Cuban dancers made tough decision to seek asylum |

Cuban dancers made tough decision to seek asylum


LAS VEGAS – For years, Nilder Santos and his family had been hoping to win the most prized lottery in Cuba.

But each time it was held, the 25-year-old dancer and his parents were heartbroken when their names didn’t appear on the list of the lucky ones allowed to leave the poverty of their communist nation to chase the American dream.

Santos finally hit the jackpot, but only after joining the dance troupe Havana Night Club, whose singers, dancers and musicians had to fight for permission to leave their tightly controlled homeland and enter the United States to perform in Las Vegas.

“The best thing that they had hoped for, happened,” Santos said at his new home, the theater at the Stardust hotel-casino.

He and the 42 other members of Havana Night Club filed for political asylum last week – one of the largest groups of Cubans to defect to the United States – knowing there would be no return to their homeland, no reunion with family, no seeing friends left behind.

“I know I’m not going to see my family for a long time,” Santos’ girlfriend, Naomi Rojas, said as she fought back tears.

The performers gambled that the unknowns of life in a new country could not be worse than the troubles of home.

“I say ‘yes’ because I know I will have a future,” said Rojas, a 21-year-old singer.

Santos’ father is a mechanical engineer, but works only sporadically. Rojas’ father, once a famous comedian, has to drive a taxi to make money since Cuba’s shaky economy shut down several of the island’s hotels.

“In Cuba, you work hard, very hard, every day,” said Rojas, who is from Camaguey. “But you can’t travel anywhere. Everything is prohibited.”

In the United States, Rojas said, “you can work for you, for your future.”

Formed six years ago, Havana Night Club has performed in 16 countries.

But their applications for permission to perform in the United States drew a harsh response from the Cuban government.

The group said they were threatened by Cuban officials, who suggested that if they made a U.S. tour their artistic careers would be over once they returned home.

“I received very clear the message in Cuba that if I continue with this … I know I can’t come back,” said troupe manager Ariel Machado, 33. “When I put my foot on the plane, I know in this moment I couldn’t go back.”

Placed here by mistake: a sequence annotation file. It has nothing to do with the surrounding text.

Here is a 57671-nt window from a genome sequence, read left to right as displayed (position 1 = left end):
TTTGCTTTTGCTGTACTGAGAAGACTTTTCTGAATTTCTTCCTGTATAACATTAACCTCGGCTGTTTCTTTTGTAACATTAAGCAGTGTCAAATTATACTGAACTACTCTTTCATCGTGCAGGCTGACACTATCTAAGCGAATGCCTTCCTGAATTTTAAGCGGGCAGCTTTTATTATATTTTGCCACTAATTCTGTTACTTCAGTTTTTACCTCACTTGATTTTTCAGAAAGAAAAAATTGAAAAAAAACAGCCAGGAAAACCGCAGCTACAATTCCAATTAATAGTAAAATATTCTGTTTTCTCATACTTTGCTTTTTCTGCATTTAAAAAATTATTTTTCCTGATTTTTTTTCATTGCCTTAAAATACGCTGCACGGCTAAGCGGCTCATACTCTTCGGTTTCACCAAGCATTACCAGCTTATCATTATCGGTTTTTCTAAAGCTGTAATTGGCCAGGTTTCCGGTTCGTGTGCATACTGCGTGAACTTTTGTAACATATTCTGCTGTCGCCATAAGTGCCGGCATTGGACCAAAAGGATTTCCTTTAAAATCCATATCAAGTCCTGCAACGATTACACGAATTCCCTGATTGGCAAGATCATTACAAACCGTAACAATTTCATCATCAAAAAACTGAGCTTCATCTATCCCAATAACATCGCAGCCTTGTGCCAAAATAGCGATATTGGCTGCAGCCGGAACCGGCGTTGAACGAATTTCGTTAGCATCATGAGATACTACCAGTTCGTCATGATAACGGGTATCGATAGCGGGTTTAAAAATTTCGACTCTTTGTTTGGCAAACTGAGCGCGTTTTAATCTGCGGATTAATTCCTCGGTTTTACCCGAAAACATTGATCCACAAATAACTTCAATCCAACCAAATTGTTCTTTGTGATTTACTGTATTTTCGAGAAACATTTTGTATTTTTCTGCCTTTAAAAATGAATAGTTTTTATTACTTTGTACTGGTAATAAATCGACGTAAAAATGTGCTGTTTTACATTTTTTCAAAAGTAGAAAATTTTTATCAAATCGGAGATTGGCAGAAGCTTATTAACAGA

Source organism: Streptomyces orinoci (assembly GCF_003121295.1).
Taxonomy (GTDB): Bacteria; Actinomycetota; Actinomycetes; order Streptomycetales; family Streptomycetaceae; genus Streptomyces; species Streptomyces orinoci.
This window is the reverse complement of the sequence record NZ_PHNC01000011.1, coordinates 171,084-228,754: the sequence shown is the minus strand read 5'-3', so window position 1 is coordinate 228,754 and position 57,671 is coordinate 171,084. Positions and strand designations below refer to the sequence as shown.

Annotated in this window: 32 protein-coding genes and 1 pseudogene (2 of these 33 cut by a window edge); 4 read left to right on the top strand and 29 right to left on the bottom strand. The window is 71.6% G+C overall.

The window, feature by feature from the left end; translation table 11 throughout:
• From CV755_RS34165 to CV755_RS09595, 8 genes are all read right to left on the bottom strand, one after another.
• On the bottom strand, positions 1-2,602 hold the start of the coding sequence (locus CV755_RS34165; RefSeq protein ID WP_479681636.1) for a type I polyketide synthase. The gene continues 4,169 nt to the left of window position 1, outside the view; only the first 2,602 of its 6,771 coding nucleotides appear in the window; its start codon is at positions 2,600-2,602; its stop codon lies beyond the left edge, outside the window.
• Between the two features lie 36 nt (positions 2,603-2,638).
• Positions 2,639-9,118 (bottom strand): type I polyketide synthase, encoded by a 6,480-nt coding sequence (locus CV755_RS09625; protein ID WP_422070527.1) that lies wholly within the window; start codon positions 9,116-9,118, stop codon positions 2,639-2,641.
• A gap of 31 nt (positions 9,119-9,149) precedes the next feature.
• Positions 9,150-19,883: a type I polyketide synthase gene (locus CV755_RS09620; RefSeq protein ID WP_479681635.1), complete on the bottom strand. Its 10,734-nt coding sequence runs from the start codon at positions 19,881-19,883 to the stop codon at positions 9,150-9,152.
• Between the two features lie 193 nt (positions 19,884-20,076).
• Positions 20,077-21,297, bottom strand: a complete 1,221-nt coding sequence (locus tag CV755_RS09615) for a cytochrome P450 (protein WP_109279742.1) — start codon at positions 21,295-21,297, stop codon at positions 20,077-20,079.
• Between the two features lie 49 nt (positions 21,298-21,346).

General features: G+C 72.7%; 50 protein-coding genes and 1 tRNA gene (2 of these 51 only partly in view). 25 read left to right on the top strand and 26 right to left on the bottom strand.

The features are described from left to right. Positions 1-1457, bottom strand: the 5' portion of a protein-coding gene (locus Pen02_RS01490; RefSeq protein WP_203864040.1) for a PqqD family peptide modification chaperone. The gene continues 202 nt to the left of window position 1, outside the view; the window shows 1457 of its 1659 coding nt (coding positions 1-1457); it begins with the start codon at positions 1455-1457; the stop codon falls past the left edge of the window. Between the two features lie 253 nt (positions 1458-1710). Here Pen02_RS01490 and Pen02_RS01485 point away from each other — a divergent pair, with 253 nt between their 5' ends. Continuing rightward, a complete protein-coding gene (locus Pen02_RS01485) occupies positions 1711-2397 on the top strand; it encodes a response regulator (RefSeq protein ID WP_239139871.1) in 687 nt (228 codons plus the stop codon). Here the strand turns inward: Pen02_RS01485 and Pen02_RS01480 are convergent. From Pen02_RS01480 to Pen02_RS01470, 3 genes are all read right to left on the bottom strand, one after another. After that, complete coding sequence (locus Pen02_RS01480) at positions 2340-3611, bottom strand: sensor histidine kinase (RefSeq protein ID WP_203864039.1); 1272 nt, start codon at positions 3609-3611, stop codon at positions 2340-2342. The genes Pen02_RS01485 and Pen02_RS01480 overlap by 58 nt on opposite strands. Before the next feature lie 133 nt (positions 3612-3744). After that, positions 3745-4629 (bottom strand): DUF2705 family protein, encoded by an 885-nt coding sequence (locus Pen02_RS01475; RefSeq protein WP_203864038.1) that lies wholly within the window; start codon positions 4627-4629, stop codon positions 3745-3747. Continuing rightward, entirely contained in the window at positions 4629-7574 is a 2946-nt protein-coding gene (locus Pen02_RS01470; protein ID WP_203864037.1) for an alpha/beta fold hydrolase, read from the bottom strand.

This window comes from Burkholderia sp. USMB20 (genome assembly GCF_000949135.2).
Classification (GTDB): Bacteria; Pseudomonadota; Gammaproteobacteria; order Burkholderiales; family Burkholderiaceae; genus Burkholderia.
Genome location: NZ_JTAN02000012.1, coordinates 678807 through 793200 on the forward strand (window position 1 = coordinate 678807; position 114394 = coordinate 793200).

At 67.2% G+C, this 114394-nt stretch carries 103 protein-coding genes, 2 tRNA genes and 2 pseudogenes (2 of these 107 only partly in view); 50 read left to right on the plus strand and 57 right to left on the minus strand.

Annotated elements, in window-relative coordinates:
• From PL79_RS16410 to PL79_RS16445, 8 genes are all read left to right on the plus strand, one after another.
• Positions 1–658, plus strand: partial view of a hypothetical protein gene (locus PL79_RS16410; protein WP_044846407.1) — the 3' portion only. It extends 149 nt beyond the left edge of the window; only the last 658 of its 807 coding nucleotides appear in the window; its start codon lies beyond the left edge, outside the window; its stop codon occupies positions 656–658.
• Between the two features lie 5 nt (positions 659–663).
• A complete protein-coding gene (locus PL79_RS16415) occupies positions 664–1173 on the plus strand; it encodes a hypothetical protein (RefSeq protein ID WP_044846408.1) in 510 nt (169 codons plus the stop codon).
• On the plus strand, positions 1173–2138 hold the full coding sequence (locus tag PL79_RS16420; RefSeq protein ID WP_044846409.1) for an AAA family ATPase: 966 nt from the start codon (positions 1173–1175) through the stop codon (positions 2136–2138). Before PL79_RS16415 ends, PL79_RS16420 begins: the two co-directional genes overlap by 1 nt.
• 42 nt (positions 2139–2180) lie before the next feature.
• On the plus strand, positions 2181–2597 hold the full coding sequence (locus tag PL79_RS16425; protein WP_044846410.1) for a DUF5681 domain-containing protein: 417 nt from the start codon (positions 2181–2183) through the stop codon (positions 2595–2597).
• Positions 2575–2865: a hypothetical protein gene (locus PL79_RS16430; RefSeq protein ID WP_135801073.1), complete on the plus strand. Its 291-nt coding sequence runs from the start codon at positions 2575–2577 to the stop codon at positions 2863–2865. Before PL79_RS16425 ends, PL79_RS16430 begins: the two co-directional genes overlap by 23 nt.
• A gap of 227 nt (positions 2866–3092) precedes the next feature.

A few days before leaving for the United States, troupe member Jose David Alvarez, 25, told his mother goodbye.

“I said, ‘Mom, I want to do something about my life. I want to be a good artist,”‘ recalled Alvarez, who is from Guantanamo. “She said, ‘Go on,’ even though she was scared too.”

“If it’s not for the faith we had in each other, we wouldn’t have made it here,” said Alvarez, the host of “Havana Night Club – The Show.”

After two years of working on a gig in the United States, they finally arranged an engagement at the Stardust with the backing of famed Las Vegas performers Siegfried and Roy.

The show opened Aug. 21, several members short and three weeks late. Six group members who had been in Germany awaiting visas have been granted special status to enter the United States.

It will likely be weeks before the performers learn whether they have been granted asylum, but no Cuban asylum requests have been denied in the past two years.

The Cuban government rarely comments on defections and has not made any official statement about the troupe.

Two troupe members decided to return to Cuba, and a third is undecided. Organizers did not make them available for interviews.

Hairstylist Norberto Pedraga said in Havana that even if he had traveled to the United States with the troupe, he would have returned.

Although sad to be leaving his family and country behind, Alvarez said it was important for him to think of the future.

“If you don’t take risks, you’re never going to be able to make great things come true,” he said.